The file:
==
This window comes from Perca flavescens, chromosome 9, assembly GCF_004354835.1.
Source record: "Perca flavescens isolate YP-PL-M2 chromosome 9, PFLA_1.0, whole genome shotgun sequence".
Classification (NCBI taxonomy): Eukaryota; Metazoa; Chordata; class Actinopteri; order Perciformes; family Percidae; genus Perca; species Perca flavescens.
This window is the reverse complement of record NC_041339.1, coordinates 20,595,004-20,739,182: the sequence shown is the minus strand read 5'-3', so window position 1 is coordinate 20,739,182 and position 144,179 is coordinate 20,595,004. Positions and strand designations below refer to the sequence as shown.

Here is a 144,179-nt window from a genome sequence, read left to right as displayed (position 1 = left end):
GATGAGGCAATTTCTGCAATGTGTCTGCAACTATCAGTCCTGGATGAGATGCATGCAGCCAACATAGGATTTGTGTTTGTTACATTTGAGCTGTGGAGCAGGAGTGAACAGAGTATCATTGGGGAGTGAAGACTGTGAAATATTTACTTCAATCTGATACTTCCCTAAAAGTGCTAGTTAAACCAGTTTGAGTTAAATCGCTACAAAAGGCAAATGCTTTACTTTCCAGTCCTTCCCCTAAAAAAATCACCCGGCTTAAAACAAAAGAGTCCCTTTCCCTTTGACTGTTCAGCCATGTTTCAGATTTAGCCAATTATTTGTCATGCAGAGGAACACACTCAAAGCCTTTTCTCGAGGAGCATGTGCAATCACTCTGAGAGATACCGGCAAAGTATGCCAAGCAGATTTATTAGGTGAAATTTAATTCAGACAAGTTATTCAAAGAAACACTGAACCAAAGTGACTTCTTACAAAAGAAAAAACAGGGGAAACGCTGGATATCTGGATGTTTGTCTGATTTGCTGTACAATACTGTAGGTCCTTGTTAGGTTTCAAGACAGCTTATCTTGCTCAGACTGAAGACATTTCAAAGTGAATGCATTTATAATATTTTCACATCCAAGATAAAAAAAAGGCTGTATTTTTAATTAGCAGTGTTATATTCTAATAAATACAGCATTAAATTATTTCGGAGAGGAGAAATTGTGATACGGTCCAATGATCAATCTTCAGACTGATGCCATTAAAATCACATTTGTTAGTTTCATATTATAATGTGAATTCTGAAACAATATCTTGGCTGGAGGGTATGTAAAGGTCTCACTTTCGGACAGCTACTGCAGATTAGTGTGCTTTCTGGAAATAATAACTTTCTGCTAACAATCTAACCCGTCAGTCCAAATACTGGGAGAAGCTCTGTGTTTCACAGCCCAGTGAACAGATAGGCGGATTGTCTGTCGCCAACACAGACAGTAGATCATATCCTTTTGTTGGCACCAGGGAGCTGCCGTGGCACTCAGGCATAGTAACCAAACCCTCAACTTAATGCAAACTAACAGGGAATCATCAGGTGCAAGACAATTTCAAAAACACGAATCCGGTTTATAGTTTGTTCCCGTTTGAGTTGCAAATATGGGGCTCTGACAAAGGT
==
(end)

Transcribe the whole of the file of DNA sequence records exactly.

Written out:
This window comes from Perca flavescens, chromosome 9, assembly GCF_004354835.1.
Source record: "Perca flavescens isolate YP-PL-M2 chromosome 9, PFLA_1.0, whole genome shotgun sequence".
Classification (NCBI taxonomy): Eukaryota; Metazoa; Chordata; class Actinopteri; order Perciformes; family Percidae; genus Perca; species Perca flavescens.
This window is the reverse complement of record NC_041339.1, coordinates 20,595,004-20,739,182: the sequence shown is the minus strand read 5'-3', so window position 1 is coordinate 20,739,182 and position 144,179 is coordinate 20,595,004. Positions and strand designations below refer to the sequence as shown.

Here is a 144,179-nt window from a genome sequence, read left to right as displayed (position 1 = left end):
GATGAGGCAATTTCTGCAATGTGTCTGCAACTATCAGTCCTGGATGAGATGCATGCAGCCAACATAGGATTTGTGTTTGTTACATTTGAGCTGTGGAGCAGGAGTGAACAGAGTATCATTGGGGAGTGAAGACTGTGAAATATTTACTTCAATCTGATACTTCCCTAAAAGTGCTAGTTAAACCAGTTTGAGTTAAATCGCTACAAAAGGCAAATGCTTTACTTTCCAGTCCTTCCCCTAAAAAAATCACCCGGCTTAAAACAAAAGAGTCCCTTTCCCTTTGACTGTTCAGCCATGTTTCAGATTTAGCCAATTATTTGTCATGCAGAGGAACACACTCAAAGCCTTTTCTCGAGGAGCATGTGCAATCACTCTGAGAGATACCGGCAAAGTATGCCAAGCAGATTTATTAGGTGAAATTTAATTCAGACAAGTTATTCAAAGAAACACTGAACCAAAGTGACTTCTTACAAAAGAAAAAACAGGGGAAACGCTGGATATCTGGATGTTTGTCTGATTTGCTGTACAATACTGTAGGTCCTTGTTAGGTTTCAAGACAGCTTATCTTGCTCAGACTGAAGACATTTCAAAGTGAATGCATTTATAATATTTTCACATCCAAGATAAAAAAAAGGCTGTATTTTTAATTAGCAGTGTTATATTCTAATAAATACAGCATTAAATTATTTCGGAGAGGAGAAATTGTGATACGGTCCAATGATCAATCTTCAGACTGATGCCATTAAAATCACATTTGTTAGTTTCATATTATAATGTGAATTCTGAAACAATATCTTGGCTGGAGGGTATGTAAAGGTCTCACTTTCGGACAGCTACTGCAGATTAGTGTGCTTTCTGGAAATAATAACTTTCTGCTAACAATCTAACCCGTCAGTCCAAATACTGGGAGAAGCTCTGTGTTTCACAGCCCAGTGAACAGATAGGCGGATTGTCTGTCGCCAACACAGACAGTAGATCATATCCTTTTGTTGGCACCAGGGAGCTGCCGTGGCACTCAGGCATAGTAACCAAACCCTCAACTTAATGCAAACTAACAGGGAATCATCAGGTGCAAGACAATTTCAAAAACACGAATCCGGTTTATAGTTTGTTCCCGTTTGAGTTGCAAATATGGGGCTCTGACAAAGGT